Only if the two wish
Only Sheikh Hasina and Khaleda Zia can now make a game-changing move to free the people from anxiety over the political turmoil.
The two supreme leaders of the Awami League and the BNP are singularly running the show, as other senior leaders in their parties have little say on their current strategy or the next course of action, said insiders in both the parties.
They said things would change for the better if the two leaders took necessary steps in this regard.
Hasina and Khaleda sat with their senior party leaders just once since the crisis began brewing since early January. But senior leaders were not allowed to discuss the situation, let alone offering any suggestion to overcome the stalemate, meetings sources said.
Hasina, the prime minister, has opted to use administrative power to counter the BNP-led alliance movement.
In public, many ruling Awami League leaders and ministers support the government measures. In private, they speak differently, however.
When the party chief becomes prime minister and senior leaders become ministers, the party loses importance, said a senior AL leader, wishing not to be named.
"Party leaders who are in the cabinet think they do not need to sit in party forums to discuss the political issue. They think whatever they do is the party's political stance. Therefore, we do not have any say on the party strategy for tackling the current situation," the leader added.
Some AL leaders said the organisational weakness of the party prompted the PM to bank on the administrative actions to handle the situation.
The government has used law enforcement agencies to keep Khaleda confined to her Gulshan office for two weeks. The BNP headquarters in Nayapaltan is still under lock and key.
The government has directed law enforcement agencies to go tough on the opposition to protect the country's "democratic process" by foiling the movement that has turned violent.
Some ministers and AL leaders have even demanded the arrest of Khaleda for “instigating violence”.
The AL presidium, the highest policymaking body, sat last time in April 2013.
Its central working committee, the highest decision-making body, has yet to sit to discuss the present situation. Leaders of the AL central working committee and some senior leaders sat on January 8 for a brief meeting. At the meeting, Hasina made a brief statement warning Khaleda and her party men against street violence. The AL advisory council, considered its think-tank, remains dysfunctional for long.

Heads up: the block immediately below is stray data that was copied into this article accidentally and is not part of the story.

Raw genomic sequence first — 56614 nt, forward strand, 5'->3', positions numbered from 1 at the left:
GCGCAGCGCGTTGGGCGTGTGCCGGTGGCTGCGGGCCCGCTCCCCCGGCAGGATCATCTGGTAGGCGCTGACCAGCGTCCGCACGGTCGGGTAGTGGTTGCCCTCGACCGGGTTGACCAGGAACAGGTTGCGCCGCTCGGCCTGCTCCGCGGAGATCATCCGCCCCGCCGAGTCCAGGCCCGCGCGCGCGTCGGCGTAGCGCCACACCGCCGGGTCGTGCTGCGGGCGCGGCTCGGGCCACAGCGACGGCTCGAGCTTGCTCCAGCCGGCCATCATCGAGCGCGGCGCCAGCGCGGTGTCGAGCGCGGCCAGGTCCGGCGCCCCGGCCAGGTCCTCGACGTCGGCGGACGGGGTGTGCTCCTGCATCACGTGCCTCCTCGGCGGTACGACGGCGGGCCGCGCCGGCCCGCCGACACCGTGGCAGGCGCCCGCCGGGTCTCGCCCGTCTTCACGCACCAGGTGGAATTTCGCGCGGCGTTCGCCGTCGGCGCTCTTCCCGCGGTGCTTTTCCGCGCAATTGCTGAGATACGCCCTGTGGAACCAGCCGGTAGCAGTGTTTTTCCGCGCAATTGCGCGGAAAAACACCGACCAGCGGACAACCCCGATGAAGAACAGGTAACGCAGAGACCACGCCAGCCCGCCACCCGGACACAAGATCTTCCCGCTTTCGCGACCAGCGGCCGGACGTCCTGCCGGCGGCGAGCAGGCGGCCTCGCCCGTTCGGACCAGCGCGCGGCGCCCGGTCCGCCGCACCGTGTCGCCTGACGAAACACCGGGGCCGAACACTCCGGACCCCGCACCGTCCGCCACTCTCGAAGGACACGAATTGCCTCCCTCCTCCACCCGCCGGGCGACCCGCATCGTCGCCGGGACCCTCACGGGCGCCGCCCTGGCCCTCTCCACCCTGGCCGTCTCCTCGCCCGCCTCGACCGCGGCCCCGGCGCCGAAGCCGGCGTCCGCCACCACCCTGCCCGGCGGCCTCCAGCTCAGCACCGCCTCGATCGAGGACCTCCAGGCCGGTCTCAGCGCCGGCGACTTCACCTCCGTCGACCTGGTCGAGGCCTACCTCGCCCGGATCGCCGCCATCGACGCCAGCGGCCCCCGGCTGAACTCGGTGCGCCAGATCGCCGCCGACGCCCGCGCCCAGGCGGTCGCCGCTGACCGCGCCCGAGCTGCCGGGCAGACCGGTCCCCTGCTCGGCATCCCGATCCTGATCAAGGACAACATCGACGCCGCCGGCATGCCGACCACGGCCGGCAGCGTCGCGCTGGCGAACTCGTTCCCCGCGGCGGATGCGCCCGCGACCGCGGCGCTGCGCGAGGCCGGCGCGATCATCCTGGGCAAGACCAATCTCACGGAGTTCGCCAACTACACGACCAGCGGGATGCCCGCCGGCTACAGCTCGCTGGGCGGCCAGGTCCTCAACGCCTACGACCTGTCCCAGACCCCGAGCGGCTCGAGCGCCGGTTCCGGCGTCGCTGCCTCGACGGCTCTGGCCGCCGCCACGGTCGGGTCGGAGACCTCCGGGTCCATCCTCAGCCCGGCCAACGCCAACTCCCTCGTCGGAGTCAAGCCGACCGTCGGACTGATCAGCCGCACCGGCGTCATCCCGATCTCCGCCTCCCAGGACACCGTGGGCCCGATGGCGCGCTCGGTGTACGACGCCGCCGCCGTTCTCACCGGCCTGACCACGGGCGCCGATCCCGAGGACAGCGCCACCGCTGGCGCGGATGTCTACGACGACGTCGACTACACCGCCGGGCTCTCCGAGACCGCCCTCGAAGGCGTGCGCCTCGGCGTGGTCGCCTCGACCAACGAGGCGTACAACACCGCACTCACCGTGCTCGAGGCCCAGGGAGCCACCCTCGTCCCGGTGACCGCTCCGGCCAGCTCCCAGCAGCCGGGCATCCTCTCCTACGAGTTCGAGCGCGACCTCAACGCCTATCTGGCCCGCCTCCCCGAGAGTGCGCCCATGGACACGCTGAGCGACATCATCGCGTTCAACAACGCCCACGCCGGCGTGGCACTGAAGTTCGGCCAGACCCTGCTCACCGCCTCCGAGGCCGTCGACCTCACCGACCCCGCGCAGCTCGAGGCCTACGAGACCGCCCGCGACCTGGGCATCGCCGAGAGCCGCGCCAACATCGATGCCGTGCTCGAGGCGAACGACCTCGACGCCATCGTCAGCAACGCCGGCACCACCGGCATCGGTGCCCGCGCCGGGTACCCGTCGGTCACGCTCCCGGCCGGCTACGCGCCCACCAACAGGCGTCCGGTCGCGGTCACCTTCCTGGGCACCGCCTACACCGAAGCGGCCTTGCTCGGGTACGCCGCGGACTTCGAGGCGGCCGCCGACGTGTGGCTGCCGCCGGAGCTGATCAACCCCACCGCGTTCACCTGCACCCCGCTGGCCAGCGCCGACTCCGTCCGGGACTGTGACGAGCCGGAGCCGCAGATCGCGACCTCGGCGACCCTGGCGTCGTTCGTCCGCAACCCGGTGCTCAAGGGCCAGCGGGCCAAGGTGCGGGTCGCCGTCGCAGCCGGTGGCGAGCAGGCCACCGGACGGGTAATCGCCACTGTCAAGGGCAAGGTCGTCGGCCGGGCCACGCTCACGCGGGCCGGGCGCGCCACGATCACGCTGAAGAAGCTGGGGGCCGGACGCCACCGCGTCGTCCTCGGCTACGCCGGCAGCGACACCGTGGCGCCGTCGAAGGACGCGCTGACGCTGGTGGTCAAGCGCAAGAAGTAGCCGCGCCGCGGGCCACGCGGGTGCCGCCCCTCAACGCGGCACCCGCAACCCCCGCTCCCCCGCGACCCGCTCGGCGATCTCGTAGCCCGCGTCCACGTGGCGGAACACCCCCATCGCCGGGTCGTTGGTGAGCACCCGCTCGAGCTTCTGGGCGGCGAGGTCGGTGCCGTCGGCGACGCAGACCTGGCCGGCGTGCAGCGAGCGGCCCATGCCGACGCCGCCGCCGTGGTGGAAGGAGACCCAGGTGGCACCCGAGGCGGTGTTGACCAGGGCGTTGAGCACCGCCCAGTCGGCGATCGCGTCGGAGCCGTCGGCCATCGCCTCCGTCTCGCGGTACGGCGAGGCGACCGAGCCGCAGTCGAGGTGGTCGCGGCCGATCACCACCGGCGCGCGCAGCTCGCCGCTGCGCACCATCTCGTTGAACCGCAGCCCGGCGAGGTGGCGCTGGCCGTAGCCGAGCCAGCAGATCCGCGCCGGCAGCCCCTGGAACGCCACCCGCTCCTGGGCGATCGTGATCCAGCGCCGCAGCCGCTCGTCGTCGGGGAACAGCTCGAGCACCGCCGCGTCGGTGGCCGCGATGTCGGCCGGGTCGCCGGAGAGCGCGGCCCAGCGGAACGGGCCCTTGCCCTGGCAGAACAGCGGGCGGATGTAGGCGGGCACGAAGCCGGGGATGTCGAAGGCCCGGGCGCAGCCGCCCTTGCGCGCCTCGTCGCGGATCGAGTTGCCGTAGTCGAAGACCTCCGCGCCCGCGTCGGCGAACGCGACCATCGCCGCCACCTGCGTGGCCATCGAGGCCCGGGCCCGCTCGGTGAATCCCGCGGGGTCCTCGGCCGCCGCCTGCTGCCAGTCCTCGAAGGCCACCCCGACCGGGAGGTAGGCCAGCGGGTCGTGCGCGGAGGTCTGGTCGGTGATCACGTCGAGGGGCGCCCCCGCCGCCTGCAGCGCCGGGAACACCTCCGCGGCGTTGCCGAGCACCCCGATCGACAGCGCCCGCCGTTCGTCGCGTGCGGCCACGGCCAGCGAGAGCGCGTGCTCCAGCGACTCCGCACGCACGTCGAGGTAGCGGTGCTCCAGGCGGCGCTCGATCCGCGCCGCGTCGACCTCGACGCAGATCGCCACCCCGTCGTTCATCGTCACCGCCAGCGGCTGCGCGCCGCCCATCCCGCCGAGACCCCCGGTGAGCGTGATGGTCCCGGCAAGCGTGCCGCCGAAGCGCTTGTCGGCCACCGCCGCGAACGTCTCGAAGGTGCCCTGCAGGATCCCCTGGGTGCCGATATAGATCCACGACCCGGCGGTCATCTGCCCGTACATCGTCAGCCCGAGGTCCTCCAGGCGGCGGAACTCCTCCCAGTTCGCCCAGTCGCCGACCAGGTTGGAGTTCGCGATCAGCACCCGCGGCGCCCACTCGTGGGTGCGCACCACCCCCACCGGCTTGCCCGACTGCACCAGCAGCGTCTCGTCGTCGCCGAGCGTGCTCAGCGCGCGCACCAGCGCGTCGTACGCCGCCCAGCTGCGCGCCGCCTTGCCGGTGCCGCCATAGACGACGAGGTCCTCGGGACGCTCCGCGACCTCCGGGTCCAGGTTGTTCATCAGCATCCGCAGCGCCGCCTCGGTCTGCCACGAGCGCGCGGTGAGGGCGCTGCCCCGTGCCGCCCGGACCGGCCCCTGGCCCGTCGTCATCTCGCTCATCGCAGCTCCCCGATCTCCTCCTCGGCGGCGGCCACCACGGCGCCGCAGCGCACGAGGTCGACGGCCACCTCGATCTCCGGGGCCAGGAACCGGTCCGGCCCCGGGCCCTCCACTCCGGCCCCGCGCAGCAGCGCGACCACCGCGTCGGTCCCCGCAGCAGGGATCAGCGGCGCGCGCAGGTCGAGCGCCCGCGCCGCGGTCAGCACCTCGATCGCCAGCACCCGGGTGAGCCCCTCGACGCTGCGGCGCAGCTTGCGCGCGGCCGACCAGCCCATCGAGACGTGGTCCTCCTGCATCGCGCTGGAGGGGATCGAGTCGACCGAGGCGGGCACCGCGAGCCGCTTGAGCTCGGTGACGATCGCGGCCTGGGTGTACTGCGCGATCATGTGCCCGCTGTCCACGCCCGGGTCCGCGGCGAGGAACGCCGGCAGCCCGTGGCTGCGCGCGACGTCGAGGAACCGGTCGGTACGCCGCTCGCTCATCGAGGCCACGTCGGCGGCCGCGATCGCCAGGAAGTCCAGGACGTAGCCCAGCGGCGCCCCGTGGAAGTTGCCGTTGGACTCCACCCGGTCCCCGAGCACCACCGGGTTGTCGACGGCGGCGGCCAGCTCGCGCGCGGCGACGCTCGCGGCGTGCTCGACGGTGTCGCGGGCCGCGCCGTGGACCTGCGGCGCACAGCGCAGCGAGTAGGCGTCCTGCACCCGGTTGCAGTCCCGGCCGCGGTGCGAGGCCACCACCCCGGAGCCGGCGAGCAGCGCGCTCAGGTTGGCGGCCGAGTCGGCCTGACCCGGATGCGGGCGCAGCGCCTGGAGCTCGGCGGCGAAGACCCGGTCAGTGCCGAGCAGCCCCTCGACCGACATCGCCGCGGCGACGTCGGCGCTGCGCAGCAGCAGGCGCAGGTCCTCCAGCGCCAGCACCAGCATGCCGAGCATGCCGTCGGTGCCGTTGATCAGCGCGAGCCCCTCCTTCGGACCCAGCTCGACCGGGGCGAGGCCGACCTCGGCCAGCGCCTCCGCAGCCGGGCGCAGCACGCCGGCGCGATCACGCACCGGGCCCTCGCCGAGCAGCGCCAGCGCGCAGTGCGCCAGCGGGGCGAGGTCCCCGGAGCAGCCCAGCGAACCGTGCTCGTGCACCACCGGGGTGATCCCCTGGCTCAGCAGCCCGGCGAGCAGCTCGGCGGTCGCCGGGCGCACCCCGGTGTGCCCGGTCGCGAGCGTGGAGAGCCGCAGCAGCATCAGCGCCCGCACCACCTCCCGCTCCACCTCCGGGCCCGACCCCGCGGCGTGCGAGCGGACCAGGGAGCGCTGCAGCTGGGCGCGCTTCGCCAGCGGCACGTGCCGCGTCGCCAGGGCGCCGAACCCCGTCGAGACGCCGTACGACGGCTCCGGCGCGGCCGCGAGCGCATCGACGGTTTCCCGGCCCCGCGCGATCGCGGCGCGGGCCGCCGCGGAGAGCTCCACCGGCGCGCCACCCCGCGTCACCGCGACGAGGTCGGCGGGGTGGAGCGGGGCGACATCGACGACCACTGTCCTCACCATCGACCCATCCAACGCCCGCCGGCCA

The story in the BNP camp is more unpleasant.
To some BNP standing committee members, it remains a mystery why on January 5 Khaleda called the countrywide blockade. There was no discussion among the party policymakers in this regard.
Some newspapers had quoted a number of standing committee members that the party might call a two or three days' countrywide hartal if the government foiled their planned rally on January 5. But Khaleda's call for the nonstop blockade surprised her senior party colleagues.
Many in the party said Khaleda was being guided by her son Tarique Rahman, BNP senior vice-chairman, who has been living in London since middle of 2008, to take a hard line.
Finally on January 19, she sat with some senior leaders, including standing committee members, at her Gulshan office. At the meeting, two senior leaders had tried to voice their concerns over the nonstop blockade. But Khaleda shut them up, meeting sources said.
After the meeting, she told reporters the blockade would continue until the government created an atmosphere for holding a free and fair election.
Even her party policymakers were not aware of the seven-point proposal Khaleda unveiled at a press conference on December 31. She did not discuss those in any of her party forum.
Last time she sat with her advisers was on November 10 last year and with the standing committee members on November 13.
Two months ago, Khaleda sat with the top leaders of the components of the BNP-led alliance. At the meeting, alliance leaders empowered Khaleda to make all decisions on their behalf.
The BNP is also faced with organisational weaknesses; not many leaders are seen on the streets during the blockade.
Contacted, TIB Executive Director Iftekharuzzaman said the two leaders claimed that their politics were aimed at promoting democracy. But there are credible evidence of “deficit” of democracy and democratic practices.
“They talk about democracy but we hardly see any democracy within their parties. Some can raise the question that how will they establish democracy in the country if they cannot ensure democracy in their parties?
“Party leaders and activists have no role in decision-making and it is tantamount to breaching the party constitution. While in power, both the leaders run the country the way they run their parties.”